Tafolecimab was well tolerated and showed an overall favorable safety profile (Table 3). One participant receiving tafolecimab 150 mg Q2W reported dermatitis allergic, moderate in severity and leading to study drug discontinuation during the double-blind treatment period. Serious adverse events were reported in two participants receiving tafolecimab 150 mg Q2W and two receiving tafolecimab 450 mg Q4W during the double-blind treatment period, all unrelated to the study drug according to the investigators’ judgement. One participant in the tafolecimab 150 mg Q2W group with a history of hypertension and coronary artery disease and long-term use of aspirin experienced a serious adverse event of upper gastrointestinal hemorrhage after six doses of tafolecimab. The event led to study drug discontinuation and subsequent death (a narrative provided in Additional file 4). Another participant in the same group reported a serious adverse event of angina unstable. Two participants receiving tafolecimab 450 mg Q4W reported serious adverse events, one with angina unstable and one with coronary artery disease.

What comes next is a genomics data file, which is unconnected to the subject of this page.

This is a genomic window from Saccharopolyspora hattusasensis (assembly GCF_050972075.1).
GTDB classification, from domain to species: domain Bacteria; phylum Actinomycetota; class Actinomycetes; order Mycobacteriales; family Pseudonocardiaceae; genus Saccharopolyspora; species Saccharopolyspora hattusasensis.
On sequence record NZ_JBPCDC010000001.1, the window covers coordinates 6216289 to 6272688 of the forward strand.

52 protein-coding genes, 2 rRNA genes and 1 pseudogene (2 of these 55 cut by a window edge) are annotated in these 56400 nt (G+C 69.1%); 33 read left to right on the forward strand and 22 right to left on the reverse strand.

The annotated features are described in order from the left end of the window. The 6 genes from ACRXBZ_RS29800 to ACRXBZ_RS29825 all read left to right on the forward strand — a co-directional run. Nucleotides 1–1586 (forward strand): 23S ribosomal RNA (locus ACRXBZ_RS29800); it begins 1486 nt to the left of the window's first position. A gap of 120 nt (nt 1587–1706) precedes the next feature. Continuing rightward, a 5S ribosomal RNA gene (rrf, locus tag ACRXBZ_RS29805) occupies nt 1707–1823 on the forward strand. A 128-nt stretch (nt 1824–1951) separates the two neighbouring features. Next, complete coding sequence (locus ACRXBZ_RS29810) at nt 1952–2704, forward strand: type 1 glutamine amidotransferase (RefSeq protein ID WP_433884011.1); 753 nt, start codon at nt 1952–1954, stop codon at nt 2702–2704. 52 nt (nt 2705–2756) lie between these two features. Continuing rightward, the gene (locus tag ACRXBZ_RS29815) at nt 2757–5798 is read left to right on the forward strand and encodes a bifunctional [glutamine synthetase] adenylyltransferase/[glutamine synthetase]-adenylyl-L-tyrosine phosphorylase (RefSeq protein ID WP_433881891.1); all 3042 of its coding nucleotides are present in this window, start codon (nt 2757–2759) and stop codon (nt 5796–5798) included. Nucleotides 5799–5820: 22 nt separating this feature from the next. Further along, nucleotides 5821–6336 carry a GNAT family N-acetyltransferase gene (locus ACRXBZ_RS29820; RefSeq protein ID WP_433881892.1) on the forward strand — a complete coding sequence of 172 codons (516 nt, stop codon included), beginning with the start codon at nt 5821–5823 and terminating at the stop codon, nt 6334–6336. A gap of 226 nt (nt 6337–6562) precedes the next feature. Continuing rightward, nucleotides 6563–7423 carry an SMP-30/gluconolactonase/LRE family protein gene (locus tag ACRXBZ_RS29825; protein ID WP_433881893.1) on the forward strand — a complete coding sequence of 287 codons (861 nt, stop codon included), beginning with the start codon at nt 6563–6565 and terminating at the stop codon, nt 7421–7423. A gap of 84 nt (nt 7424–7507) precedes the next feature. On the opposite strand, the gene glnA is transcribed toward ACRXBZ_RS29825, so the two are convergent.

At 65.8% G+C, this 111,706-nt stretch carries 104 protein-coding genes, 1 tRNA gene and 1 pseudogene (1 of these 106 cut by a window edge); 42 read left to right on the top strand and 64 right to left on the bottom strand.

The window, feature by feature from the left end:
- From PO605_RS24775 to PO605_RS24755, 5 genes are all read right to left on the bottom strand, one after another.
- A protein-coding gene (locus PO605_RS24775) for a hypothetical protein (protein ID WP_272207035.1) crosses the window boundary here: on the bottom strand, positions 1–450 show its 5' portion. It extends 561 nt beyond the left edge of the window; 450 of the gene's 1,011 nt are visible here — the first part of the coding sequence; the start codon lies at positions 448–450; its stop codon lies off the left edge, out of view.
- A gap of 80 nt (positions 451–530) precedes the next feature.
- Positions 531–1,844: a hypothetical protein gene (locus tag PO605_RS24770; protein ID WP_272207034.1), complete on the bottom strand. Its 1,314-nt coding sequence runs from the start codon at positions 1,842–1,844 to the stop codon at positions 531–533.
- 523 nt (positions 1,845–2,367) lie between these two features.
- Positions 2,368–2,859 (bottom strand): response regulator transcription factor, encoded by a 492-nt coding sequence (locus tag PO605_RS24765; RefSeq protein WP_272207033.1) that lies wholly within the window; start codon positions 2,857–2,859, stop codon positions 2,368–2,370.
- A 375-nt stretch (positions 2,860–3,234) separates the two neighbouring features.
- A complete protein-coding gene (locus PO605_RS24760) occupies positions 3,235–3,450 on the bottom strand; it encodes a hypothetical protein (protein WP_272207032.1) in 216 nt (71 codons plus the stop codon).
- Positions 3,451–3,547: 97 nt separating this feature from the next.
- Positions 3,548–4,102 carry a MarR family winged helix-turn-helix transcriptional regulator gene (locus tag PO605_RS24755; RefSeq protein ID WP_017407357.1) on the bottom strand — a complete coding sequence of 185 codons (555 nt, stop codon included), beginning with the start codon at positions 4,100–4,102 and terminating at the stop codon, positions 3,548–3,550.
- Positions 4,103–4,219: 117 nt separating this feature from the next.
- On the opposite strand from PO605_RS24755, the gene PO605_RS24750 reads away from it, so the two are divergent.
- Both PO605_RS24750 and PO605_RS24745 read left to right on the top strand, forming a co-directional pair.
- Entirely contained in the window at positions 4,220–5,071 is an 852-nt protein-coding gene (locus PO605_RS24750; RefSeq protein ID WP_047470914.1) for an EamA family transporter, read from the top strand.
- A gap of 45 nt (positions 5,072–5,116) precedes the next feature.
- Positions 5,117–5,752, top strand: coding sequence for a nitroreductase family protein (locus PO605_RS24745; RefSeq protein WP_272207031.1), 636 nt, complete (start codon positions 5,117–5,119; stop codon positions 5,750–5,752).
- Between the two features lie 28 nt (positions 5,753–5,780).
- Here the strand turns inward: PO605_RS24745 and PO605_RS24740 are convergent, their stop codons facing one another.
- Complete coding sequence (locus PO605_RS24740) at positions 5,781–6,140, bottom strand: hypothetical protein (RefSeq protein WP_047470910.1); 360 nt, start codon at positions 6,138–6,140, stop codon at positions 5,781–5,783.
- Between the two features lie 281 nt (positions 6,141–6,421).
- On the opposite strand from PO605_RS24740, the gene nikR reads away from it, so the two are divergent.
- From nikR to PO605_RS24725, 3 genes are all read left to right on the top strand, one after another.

During the double-blind treatment period, treatment-emergent adverse events (TEAEs) were reported in 59% of participants receiving tafolecimab and in 58% receiving placebo. Except for the serious adverse events of upper gastrointestinal hemorrhage and angina unstable reported in the tafolecimab 450 mg Q4W group, all TEAEs reported during the double-blind treatment period were mild or moderate in severity. The most commonly-reported TEAEs in the tafolecimab groups included upper respiratory tract infection, increased blood creatine phosphokinase, increased alanine aminotransferase, increased aspartate aminotransferase and hypertension (Table 3). Rates of muscle-related adverse events and hypersensitivity were similar between the tafolecimab and placebo groups (5.0% with tafolecimab vs 6.3% with placebo). Injection-site adverse events were observed but infrequent in the tafolecimab groups (3.0%), all mild in severity.